All children need time, patience, care and stable routine in the months following a traumatic event. Behaviours and reactions will come and go over time in varying levels of severity.

If you teach or care for younger children (0–5), you may see:

  • increased tension, inability to relax or calm down
  • increased sensitivity to small noises or movements
  • loss of skills they recently developed, like feeding themselves or using the toilet
  • increased fussiness and clinginess
  • crying all the time or with increased intensity
  • avoiding new things or going new places
  • avoiding or getting frightened by reminders of the event
  • listlessness or seeming limp
  • diminished interest in things or a ‘spaced out’ stare
  • resistance to directions or requests
  • sickness more often with colds, headaches or stomach aches
  • playing out or drawing the event, or ‘playing disaster’
  • self-directed blame for the event or making up stories why it happened.

If you teach children in early primary school (6–8), you may see:

  • mood or personality changes
  • behaviours usually seen in much younger children
  • increased tension and irritability
  • increased sensitivity to small noises or movements
  • increased clinginess or fear of being alone
  • increased tiredness because they have trouble sleeping
  • diminished attention and being easily distracted
  • reluctance to wanting to be at school or see/talk to others
  • acting out by hurting others or themselves
  • changes in normal eating patterns
  • new fears or old fears coming back
  • lack of eye contact or a ‘spaced out’ look
  • anxiety or worried about lots of things
  • self-directed blame for what happened
  • bodily aches and pains
  • changes or delays in speech, memory or learning.

If you teach children in late primary or early high school (9–12), you may see:

  • mood or personality changes
  • increased tension, irritability or aggression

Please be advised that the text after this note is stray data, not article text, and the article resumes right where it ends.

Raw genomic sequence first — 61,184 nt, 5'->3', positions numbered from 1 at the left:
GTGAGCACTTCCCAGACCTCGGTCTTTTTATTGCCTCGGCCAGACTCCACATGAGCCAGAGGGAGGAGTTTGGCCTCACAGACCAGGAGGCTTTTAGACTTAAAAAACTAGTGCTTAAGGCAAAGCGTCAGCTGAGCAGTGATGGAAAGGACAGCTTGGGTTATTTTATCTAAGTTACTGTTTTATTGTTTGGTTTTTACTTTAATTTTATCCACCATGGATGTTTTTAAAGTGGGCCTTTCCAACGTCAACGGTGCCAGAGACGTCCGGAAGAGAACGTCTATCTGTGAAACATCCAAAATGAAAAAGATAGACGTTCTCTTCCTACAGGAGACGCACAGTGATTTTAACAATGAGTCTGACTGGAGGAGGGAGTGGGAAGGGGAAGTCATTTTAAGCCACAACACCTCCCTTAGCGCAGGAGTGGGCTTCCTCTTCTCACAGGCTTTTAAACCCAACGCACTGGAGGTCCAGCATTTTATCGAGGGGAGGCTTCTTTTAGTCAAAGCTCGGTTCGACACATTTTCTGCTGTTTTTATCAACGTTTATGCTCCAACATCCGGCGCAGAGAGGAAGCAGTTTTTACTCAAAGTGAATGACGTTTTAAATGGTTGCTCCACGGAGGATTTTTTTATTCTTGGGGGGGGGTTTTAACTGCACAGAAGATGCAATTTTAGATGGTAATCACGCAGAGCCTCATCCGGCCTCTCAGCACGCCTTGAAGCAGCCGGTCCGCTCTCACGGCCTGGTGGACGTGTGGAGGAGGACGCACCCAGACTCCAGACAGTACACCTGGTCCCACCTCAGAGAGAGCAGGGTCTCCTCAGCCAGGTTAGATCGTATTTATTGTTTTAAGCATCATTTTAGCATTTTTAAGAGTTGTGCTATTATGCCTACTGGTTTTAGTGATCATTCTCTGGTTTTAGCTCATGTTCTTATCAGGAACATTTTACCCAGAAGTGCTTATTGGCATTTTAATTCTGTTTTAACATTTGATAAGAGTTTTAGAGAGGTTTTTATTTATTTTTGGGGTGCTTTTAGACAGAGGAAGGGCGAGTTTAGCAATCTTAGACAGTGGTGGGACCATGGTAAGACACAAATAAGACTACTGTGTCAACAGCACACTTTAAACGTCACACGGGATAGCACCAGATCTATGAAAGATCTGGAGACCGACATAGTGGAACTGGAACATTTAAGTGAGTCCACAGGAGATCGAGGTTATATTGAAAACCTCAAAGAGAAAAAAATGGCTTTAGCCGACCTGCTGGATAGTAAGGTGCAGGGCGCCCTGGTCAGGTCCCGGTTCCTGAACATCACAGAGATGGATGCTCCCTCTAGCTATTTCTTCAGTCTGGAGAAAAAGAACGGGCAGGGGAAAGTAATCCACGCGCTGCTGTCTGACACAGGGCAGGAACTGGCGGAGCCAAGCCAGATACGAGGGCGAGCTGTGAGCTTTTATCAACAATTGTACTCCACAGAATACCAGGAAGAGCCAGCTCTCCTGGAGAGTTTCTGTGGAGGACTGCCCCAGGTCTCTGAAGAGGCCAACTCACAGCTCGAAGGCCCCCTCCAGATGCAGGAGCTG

• increased sensitivity to small noises or movements
  • diminished attention or being easily distracted or ‘blanking out’ for longer periods of time
  • reluctance to wanting to be at school or see/talk to others
  • withdrawing into themselves, not speaking to others or seeing their friends
  • acting out by hurting others or themselves, taking risks or getting into fights with others
  • changes in normal eating
  • increased tiredness or sleeping in class
  • new fears or old fears coming back
  • lack of eye contact or a ‘spaced out’ look
  • anxiety or worry about lots of things
  • efforts to avoid reminders of the event
  • changes or delays in speech, memory or learning
  • a new awareness of death and mortality
  • rebellion against or disdain for authority
  • academic difficulties or trouble at school
  • behaviours of a younger child (e.g. poor toileting, tantrums) or much older teenager (e.g. substance use, staying out late, promiscuous dating).

No matter their age, you should consider the child’s home life when responding to their reactions. Children may come to school dirty, tired or without a proper school uniform. They may misbehave, skip school or refuse to participate in class.

These behaviours are often communicating that things are not okay for that child. They may be exhausted from living away from home, they may have lost their favourite belonging or their parents may be having difficulty coping.

It is important to remain calm and patient with all children and offer extra support to children who seem to be having increased difficulties.